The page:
POPE FRANCIS: I call for a courageous and responsible effort to redirect our steps, and to avert the most serious effects of the environmental deterioration caused by human activity.
MCLAUGHLIN: In another implicit riposte to conservatives, the pontiff also said the United States should ban the death penalty, and he suggested that capitalist economic management is morally flawed.
POPE FRANCIS: It goes without saying that part of this great effort is the creation and distribution of wealth. The right use of natural resources, the proper application of technology and the harnessing of the spirit of enterprise are essential elements of an economy which seeks to be modern, inclusive and sustainable.
MCLAUGHLIN: This controversy illustrates a broader issue, the pontiff’s relative avoidance of social issues, like abortion and gay marriage, in favor of economic issues like redistribution of wealth. The Catholic Church still opposes abortion and gay marriage, but many Catholics believe Pope Francis has unwisely relegated those concerns to a secondary role.
MCLAUGHLIN: "The New York Times’" headline about the pope’s address to Congress described it as, quote, "Tilting to the Left", unquote.
Was the speech left of center? Clarence?
PAGE: I would say, on the whole, yes. It could have been farther left, though. He was not as critical of capitalism as he has been in the past. And in fact, as "The Wall Street Journal", of all places, pointed out, he, when talking about being humane toward immigrants, including illegal immigrants, he pointed out that they are drawn to this country because of the prosperity of the most capitalistic of countries if you will. I thought the speech really tried to go down the middle, have enough there to offend both sides, if you will, but not so deeply offend that it would spoil the general positive flavor of the speech.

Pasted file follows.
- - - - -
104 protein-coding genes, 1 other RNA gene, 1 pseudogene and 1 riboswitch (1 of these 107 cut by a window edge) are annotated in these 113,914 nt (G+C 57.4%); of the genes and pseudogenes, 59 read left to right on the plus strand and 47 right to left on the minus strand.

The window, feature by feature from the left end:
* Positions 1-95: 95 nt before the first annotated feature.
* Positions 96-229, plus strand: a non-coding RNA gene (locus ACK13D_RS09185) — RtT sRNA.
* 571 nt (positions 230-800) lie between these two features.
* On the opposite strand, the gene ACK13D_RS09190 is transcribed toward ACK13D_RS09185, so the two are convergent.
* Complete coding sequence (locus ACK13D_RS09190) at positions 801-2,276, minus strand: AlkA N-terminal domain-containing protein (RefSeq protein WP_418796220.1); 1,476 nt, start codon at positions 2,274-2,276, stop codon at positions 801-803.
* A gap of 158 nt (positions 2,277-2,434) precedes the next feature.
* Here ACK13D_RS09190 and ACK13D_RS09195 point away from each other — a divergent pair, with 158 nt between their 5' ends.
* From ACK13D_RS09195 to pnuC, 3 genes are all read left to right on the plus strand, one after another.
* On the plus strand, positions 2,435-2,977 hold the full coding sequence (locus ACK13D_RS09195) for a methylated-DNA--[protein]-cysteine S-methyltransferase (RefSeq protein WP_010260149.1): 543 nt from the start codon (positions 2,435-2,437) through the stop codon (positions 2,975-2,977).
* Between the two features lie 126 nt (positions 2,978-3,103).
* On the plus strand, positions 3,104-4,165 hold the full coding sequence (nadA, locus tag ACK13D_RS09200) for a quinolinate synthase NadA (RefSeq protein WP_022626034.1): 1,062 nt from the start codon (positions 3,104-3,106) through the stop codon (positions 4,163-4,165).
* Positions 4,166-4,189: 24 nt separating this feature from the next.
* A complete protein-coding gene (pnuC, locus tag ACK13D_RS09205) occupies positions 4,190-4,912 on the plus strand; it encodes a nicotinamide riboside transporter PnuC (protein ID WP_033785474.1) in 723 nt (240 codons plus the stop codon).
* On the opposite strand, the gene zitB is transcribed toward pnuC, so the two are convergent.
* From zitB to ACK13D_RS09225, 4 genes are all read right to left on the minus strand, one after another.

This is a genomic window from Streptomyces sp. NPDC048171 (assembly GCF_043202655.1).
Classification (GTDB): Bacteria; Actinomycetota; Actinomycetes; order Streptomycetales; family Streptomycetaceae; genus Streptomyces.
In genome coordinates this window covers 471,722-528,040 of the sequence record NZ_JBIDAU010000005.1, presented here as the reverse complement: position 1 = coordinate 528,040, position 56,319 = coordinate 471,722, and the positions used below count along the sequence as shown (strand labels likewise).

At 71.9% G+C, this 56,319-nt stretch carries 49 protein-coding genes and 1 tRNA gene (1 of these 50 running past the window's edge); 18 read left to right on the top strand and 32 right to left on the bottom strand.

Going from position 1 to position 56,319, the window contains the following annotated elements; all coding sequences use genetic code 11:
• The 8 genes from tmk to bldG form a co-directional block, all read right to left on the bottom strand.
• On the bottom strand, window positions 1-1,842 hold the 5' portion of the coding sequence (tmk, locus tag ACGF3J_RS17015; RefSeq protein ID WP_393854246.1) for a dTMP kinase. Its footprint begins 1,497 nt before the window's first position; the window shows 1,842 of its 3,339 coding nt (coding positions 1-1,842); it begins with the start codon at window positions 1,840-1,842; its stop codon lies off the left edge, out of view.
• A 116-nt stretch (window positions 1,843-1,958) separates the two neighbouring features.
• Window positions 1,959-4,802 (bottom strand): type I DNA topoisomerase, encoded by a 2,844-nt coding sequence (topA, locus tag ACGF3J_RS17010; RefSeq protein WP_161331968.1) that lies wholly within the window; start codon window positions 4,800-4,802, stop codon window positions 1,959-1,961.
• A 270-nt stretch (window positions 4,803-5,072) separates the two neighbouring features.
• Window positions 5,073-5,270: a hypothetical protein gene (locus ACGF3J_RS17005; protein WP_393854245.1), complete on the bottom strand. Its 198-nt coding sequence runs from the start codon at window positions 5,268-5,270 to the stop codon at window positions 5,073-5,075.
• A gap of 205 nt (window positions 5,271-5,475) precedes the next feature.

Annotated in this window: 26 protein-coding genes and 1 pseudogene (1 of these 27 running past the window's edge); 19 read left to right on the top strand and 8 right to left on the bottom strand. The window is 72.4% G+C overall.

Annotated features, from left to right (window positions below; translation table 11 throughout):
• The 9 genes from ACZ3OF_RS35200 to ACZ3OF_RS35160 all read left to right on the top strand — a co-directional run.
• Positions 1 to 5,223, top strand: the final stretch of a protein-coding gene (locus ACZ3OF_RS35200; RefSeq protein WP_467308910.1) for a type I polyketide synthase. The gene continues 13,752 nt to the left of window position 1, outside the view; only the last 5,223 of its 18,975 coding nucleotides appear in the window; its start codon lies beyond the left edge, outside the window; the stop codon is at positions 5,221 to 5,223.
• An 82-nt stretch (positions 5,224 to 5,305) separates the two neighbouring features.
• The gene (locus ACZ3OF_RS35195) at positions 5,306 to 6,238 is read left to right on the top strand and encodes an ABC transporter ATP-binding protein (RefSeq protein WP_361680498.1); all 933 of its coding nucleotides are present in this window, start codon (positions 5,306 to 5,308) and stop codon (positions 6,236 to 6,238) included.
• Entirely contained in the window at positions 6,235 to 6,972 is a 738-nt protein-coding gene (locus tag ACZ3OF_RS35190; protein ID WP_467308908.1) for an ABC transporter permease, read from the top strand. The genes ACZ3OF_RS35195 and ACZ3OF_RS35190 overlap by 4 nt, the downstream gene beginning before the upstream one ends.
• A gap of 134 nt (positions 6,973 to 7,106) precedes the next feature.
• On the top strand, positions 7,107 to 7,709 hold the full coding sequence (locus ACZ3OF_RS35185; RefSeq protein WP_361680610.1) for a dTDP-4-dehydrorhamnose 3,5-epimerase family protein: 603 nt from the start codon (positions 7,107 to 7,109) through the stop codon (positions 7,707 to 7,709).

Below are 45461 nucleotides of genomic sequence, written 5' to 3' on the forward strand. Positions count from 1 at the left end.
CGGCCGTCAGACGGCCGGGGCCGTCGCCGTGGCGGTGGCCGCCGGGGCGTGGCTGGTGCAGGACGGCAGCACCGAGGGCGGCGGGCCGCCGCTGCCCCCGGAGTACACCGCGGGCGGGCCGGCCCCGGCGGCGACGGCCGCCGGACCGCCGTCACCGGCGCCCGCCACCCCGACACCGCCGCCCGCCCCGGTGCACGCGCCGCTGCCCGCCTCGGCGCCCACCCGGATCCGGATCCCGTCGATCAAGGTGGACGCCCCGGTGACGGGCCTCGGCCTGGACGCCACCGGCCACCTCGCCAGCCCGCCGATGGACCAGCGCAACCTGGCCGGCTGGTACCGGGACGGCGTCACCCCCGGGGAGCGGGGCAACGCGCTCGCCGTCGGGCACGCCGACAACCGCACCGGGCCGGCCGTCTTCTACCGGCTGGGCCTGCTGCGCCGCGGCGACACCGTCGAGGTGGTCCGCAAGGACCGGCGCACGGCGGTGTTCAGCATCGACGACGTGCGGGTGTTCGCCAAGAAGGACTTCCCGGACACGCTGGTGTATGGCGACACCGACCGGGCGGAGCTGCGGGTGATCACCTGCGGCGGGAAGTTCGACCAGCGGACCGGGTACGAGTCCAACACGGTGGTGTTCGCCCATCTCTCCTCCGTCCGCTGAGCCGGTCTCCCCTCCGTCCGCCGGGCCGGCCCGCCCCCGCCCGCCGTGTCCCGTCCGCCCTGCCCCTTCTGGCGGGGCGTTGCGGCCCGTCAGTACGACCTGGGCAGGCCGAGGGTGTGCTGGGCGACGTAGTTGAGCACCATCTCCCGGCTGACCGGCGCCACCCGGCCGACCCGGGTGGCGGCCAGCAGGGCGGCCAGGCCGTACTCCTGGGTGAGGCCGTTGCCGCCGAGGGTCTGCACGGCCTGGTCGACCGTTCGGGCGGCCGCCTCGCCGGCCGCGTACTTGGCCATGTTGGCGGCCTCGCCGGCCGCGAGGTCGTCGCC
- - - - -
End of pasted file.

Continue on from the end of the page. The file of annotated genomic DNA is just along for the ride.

MCLAUGHLIN: But, Clarence, did you hear his criticism of finance and the markets?
PAGE: It wasn’t as bad as it had been, if you will, in previous speeches --
PAGE: -- where he talked about --
MCLAUGHLIN: What do you mean? It was --
CLIFT: He toned that down.
PAGE: Yes, he toned it down.
MCLAUGHLIN: Less critical that previous speeches.
MCLAUGHLIN: That’s a lot.
What about open borders to environmental degradation, don’t you think his emphasis on that?
PAGE: As far as the borders go, I thought it was very much in keeping with the New Testament, of about being welcoming to the stranger. And as far as the environment goes, yes, he did buy in with the idea of the current global warming being produced -- well, humans having something to do with climate change, which is the view of --
MCLAUGHLIN: No, he said it was a grave danger. What’s the public view?
PAGE: Well, climate change is a grave danger. Look at the fires going on out west.
MCLAUGHLIN: Well, yes, but the Pew Research says 52 percent of Americans think climate change is not a serious problem.
PAGE: But scientists, a consensus of scientists say it is a serious problem.
CLIFT: Yes, and it wasn’t just --
PAGE: The public will come around. Give them time.
MCLAUGHLIN: How many times did you find scientists to be wrong?
CLIFT: He wasn’t --